In retrospect, maybe we shouldn’t have been surprised that Benjamin Netanyahu—who is likely facing multiple criminal indictments and who only a third of Israelis think should be prime minister—has had some trouble rallying allies to his side. But after all the comebacks and near escapes he has pulled off in his long career, it seemed foolish to bet against him after April’s election. Now, however, his career, and possibly his freedom, are in jeopardy after he failed to form a coalition government by the deadline Wednesday, forcing parliament to dissolve itself and call a new election in September.
To recap, Netanyahu’s Likud party won 35 Knesset seats on April 9, a total that was tied with the centrist Blue and White alliance led by Benny Gantz. But President Reuven Rivlin asked Netanyahu to attempt to form a government because he had the much clearer path to victory, with right-wing parties controlling 65 seats. (Only 61 are needed for a majority.) Some horse-trading would certainly be required, but it was widely assumed that the right-wingers would fall in line.
Much has been written about the dramatic overall shift to the right in Israeli politics, and that narrative is true, but “the right” in Israel contains multitudes, and many of those multitudes hate one another’s guts. Just because Israel’s traditional leftist parties have been decimated in recent elections doesn’t mean that there’s any sort of consensus among the parties that remain. The parties that are lumped in as “right” or “far-right” in media coverage (particularly international coverage) include religious West Bank settlers, secular West Bank settlers, Sephardic ultra-Orthodox, Ashkenazi ultra-Orthodox, centrist neo-liberals, pot-smoking ultra-Zionist libertarians, and outright terrorists. Many of the disagreements between these parties have little to do with the Israeli-Palestinian issues that much international coverage of Israel tends to focus on.
In this case, the role of spoiler was played by Avigdor Lieberman, the controversial former defense and foreign minister whose Yisrael Beiteinu party draws most of its support from Russian-speaking émigrés who arrived in Israel after the collapse of the Soviet Union. (Lieberman was born in what is now Moldova.)
Lieberman, a secular West Bank settler, has railed against the growing clout of the ultra-Orthodox in Israeli society. Most controversially, while military service is mandatory for all 18-year-old Jewish Israelis, students in ultra-Orthodox yeshivas are exempt. Lieberman, who controlled five seats after the last election, refused to join Netanyahu’s coalition unless the prime minister committed to passing his bill, without amendment, that would conscript more ultra-Orthodox men and impose penalties on yeshivas that don’t comply.
That would have been a red line for the two ultra-Orthodox parties, Shas and United Torah Judaism, who jointly controlled 16 seats and were critical for Netanyahu’s coalition. (The schism over the bill was what led to the election being held in April in the first place.)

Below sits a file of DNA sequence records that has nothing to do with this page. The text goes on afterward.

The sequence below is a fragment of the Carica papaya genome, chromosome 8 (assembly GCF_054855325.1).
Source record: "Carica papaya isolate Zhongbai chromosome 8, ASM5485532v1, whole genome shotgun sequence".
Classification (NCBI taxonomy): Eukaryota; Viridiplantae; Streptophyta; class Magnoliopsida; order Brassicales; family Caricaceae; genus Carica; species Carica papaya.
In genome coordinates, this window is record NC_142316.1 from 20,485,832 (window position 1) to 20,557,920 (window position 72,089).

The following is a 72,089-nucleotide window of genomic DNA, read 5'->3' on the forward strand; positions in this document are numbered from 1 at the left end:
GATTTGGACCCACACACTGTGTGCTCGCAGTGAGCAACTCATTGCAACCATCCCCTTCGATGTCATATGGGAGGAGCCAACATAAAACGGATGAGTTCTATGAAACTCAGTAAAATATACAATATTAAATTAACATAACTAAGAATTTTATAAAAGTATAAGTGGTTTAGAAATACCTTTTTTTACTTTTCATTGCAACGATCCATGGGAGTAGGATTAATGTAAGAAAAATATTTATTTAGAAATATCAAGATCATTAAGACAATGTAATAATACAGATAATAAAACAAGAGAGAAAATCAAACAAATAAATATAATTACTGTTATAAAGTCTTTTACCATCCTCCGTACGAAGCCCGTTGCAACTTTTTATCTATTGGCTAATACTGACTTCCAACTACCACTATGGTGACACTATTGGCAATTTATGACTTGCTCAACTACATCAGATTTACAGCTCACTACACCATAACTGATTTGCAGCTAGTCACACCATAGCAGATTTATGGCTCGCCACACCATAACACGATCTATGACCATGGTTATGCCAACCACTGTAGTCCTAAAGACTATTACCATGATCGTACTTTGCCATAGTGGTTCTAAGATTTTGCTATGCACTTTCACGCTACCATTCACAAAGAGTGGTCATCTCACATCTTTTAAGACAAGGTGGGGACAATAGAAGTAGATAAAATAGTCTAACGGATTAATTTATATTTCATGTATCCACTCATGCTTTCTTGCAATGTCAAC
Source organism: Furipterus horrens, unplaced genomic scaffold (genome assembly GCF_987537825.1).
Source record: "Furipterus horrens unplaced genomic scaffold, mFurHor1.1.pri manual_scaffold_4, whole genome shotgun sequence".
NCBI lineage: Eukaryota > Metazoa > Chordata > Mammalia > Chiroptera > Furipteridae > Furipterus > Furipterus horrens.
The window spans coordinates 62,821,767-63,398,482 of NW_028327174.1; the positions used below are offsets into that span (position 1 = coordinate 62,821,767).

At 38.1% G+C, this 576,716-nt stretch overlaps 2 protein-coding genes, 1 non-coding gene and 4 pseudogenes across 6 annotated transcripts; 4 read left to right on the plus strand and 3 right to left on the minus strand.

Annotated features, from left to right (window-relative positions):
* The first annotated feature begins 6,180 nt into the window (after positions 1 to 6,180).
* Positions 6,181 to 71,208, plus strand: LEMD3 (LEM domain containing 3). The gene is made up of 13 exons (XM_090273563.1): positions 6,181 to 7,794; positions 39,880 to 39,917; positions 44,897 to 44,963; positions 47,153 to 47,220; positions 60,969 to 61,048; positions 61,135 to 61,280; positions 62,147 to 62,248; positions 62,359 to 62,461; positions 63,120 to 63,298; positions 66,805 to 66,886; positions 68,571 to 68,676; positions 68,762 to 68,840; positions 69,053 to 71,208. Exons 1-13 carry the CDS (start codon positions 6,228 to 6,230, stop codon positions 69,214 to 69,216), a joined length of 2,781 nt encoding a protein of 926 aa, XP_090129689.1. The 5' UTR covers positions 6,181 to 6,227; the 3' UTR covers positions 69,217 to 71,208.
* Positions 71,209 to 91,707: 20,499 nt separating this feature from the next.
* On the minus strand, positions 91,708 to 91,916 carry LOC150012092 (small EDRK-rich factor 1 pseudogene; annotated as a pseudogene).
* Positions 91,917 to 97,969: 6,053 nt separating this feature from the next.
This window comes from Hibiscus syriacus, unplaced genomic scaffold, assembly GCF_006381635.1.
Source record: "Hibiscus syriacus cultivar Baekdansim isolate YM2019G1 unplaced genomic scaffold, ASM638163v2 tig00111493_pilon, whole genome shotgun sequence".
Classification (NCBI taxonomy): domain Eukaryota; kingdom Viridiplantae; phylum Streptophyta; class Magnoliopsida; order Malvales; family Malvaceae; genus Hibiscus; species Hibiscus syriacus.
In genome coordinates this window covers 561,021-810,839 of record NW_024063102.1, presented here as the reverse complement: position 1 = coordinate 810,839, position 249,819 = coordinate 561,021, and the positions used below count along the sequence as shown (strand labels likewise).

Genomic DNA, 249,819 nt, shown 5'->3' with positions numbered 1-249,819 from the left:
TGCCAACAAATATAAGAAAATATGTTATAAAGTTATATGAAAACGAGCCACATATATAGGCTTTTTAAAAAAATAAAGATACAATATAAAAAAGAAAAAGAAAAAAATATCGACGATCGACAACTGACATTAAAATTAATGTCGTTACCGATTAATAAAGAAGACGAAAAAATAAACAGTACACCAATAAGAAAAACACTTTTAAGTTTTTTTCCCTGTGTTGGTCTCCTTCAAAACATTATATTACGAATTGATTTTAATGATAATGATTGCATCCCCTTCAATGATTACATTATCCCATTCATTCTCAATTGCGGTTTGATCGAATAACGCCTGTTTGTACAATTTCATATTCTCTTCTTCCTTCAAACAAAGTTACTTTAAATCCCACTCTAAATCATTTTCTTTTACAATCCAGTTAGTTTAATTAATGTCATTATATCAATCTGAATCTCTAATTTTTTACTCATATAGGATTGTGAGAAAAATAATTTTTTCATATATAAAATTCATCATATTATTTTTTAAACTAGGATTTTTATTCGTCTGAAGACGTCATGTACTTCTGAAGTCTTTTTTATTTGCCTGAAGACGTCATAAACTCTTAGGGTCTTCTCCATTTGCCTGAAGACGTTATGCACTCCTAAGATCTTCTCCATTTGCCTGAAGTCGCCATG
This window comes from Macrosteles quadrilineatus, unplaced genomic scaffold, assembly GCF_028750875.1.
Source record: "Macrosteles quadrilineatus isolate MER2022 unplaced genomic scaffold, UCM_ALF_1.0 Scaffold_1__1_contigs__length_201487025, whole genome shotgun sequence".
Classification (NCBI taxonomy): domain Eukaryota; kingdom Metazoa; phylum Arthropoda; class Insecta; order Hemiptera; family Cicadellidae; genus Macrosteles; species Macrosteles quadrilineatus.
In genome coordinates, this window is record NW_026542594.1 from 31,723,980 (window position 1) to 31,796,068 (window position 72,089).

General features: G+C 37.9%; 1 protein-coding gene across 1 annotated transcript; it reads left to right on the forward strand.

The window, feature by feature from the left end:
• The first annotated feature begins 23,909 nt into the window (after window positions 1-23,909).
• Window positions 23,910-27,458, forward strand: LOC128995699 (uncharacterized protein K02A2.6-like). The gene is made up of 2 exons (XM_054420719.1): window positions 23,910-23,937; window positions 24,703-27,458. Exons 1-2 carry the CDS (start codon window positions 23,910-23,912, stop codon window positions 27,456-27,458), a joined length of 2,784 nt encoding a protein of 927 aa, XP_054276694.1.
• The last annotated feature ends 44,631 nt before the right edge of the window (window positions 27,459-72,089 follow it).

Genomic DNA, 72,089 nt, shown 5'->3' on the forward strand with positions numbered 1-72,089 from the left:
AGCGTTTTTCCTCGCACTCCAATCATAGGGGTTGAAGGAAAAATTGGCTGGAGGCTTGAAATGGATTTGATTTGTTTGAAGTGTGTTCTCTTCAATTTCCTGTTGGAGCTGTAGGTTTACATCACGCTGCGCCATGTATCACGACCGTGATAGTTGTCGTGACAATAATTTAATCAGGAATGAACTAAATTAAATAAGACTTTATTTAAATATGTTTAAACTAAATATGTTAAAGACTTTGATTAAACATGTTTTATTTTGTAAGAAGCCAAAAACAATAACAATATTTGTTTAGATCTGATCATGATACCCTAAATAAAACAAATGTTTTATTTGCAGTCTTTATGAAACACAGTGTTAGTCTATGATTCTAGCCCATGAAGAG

Netanyahu spent several days desperately bargaining, offering ministries and law changes in attempts to win over parts of Gantz’s party, the moderate Kulanu, and even the left-wing Labour Party. The leading Arab politician Ayman Odeh got some laughs on the floor of the Knesset by joking that Netanyahu had called to offer withdrawal from occupied territories and recognition of the Nakba if Odeh would join the government.
While Lieberman probably does feel strongly about ultra-Orthodox conscription, he may also just relish being the one to stick the knife in Netanyahu. Although he got his start in politics by working in Netanyahu’s office, the ultra-hawkish Lieberman has become a staunch rival of the prime minister, accusing him this week of fostering a “cult of personality.” Lieberman resigned as defense minister in November—and pulled his party from the coalition—over Netanyahu’s handling of a recent round of fighting in Gaza . Lieberman accused Netanyahu of “surrendering to terror” for accepting a cease-fire with Hamas and allowing Qatari investment in the beleaguered Hamas-controlled territory.
Netanyahu had less room to maneuver than he normally would because of the pending corruption indictment against him. If he had formed a government, Likud had planned to push for a law that would have shielded the sitting prime minister from prosecution. That gave political rivals little incentive to support him. Netanyahu’s pre-indictment hearing is currently scheduled for October, and while he could theoretically continue to govern while he’s on trial, pressure on him to resign will likely grow, even if he wins another election in September.
On July 17, Netanyahu will break David Ben-Gurion’s record to become the longest-serving prime minister in Israel’s history. In light of that fact, normally I would say it would be a mistake to count him out. But after this week’s humiliation, it would be just as much of a mistake to assume that he’s invincible.